The Aseret HaDibrot are the fundamental building blocks of Judaism, ten integral commandments that define the basic tenets of our religion. Some of the Dibrot are difficult to understand (especially “Lo Tachmod,” conventionally translated as “do not covet”). The first two Dibrot, though, seem fairly straightforward. The first commandment is to know that Hashem is the one and only God, and the second is not to worship idols (Shemot 20:2-6).
But maybe it is too straightforward. How is the second commandment unique from the first? If Hashem is the only God, does it not go without saying that idols, animals, and stars are not God? Why is this a separate commandment?
Compounding this problem is the fact that when we read the Torah, there truly is no difference between commandments one and two. The Ba’al Keri’ah reads seamlessly from one to another without even pausing.
A better understanding of the prohibition of Avodah Zarah (worshipping foreign gods) can be attained by analyzing Moshe’s warning to Bnei Yisrael in Sefer Devarim: “VeNishmartem Me’od LeNafshoteichem Ki Lo Re’item Col Temunah BeYom Dibeir Hashem Aleichem BeChoreiv Mitoch HaEish, Pen Tashchitum VaAsitem Lachem Pesel Temunat Col Semel,” “Be very careful for your souls, for you did not see any image on the day Hashem spoke to you at Choreiv from the fire, lest you become corrupt and make an engraved image of any form” (Devarim 4:15-16).
Moshe Rabbeinu says that Bnei Yisrael may be drawn to idols not necessarily because they want to replace God but rather because they want to see Him better. God has no physical form, which makes it very hard for Bnei Yisrael to relate to Him. Moshe worries that they will ascribe Godliness to non-Godly physical objects, like the Eigel HaZahav, because they can comprehend the existence of a golden calf much more easily than the existence of an intangible being Who is omniscient, omnipotent and exists independently of space and time.
The message of the second commandment is that we are forbidden to worship God through any physical intermediaries. We may only worship him directly.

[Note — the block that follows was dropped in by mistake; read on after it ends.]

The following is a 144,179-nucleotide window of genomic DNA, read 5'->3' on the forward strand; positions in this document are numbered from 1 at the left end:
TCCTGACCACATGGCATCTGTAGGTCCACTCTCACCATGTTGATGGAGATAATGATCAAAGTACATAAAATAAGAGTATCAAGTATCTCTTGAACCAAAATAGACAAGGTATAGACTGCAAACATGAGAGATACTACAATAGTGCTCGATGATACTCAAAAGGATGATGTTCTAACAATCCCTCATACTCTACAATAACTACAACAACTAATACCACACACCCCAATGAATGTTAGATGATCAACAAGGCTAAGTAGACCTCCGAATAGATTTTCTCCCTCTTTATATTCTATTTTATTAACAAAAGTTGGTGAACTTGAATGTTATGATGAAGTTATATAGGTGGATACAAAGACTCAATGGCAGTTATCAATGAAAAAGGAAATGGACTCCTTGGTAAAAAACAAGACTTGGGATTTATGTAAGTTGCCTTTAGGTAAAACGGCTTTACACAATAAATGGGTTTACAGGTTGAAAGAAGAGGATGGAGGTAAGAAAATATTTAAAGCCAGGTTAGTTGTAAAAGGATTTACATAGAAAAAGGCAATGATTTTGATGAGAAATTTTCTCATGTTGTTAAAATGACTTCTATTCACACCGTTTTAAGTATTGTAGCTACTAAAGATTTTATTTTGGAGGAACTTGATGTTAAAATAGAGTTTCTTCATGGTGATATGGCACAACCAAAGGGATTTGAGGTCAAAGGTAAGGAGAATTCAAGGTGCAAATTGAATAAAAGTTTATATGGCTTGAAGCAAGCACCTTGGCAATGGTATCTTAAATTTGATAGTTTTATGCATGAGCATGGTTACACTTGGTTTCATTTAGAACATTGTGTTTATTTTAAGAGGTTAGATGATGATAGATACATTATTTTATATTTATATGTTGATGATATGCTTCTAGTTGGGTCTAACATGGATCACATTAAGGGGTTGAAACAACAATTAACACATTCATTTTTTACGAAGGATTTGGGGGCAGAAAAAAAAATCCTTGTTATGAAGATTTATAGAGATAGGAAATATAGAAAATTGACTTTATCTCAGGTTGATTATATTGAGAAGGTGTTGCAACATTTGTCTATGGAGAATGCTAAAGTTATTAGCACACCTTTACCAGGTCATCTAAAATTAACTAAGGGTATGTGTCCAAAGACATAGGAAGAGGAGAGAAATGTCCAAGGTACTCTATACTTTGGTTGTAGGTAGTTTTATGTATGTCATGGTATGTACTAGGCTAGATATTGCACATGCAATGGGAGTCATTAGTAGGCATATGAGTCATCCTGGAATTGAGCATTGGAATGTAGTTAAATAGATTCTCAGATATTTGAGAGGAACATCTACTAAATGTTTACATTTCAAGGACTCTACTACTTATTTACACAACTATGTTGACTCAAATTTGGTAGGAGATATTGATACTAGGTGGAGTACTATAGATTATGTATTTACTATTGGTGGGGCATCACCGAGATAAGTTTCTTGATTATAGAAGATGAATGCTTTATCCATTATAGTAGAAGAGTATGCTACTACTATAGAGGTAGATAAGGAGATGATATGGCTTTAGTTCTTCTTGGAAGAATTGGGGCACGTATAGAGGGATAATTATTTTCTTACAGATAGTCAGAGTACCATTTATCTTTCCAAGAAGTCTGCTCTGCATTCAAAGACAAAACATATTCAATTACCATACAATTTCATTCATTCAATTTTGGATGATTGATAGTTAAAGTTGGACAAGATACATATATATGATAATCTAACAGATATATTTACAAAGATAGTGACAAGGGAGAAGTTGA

Perhaps this explains the Gemara (Makkot 24a) which states that out of the 613 Mitzvot, only two are spoken by Hashem directly to Am Yisrael: the first two commandments of the Aseret HaDibrot. Why does God choose these two particular Mitzvot to deliver Himself, as opposed to any of the other 611 Mitzvot, which are taught by Moshe Rabbeinu? Perhaps He sees fit to deliver these two Dibrot Himself because the prohibition against worshipping intermediaries to God cannot be delivered by a middleman, even one as great as Moshe Rabbeinu.
The first and second commandments are closely intertwined because someone who worships a physical object, thinking it is the one and only God, has violated both the first and second commandments. But each commandment is unique; a person can assign meaning to idols even while fully believing that Hashem is God.
But this calls to mind another question: how do these Dibrot apply today?
Surely there are some people who still worship statues or other physical objects, but they make up a minority of the world’s population. The majority of people, especially in the Western world, believe in nearly the same God we do or believe in no God at all.
How is the second commandment relevant in an age and culture where worship of foreign gods is exceedingly rare?
Perhaps the answer is that Avodah Zarah refers to any attempt to ascribe meaning to meaningless things, not just to false gods. Secular culture believes that people can find meaning in their lives by attributing meaning to anything they want—money, material possessions, beautiful sunsets, professional sports, or anything else. YouTuber and secular philosopher C.G.P. Grey explained it well, “A sunset doesn’t need meaning to be enjoyed; the enjoyment is the meaning” (C.G.P. Grey, “Q&A With Grey: Meme Edition”).
But religious Jews disagree—we believe that the only true meaning of life comes from the tasks God has assigned us. That is what the second commandment teaches us.
This is not to say that we cannot enjoy sports and material wealth; just it was perfectly fine for the Jews of three millennia ago to enjoy and appreciate the sun’s light, warmth, and beautiful colors as long as they did not worship the sun, we can enjoy and appreciate physical pleasures as long as we acknowledge that their only meaning—if they have any meaning at all—comes from the Torah.
The lesson of the second commandment is that true fulfillment comes only from the incomprehensible, intangible God, a lesson that is just as relevant today as it was at Har Sinai.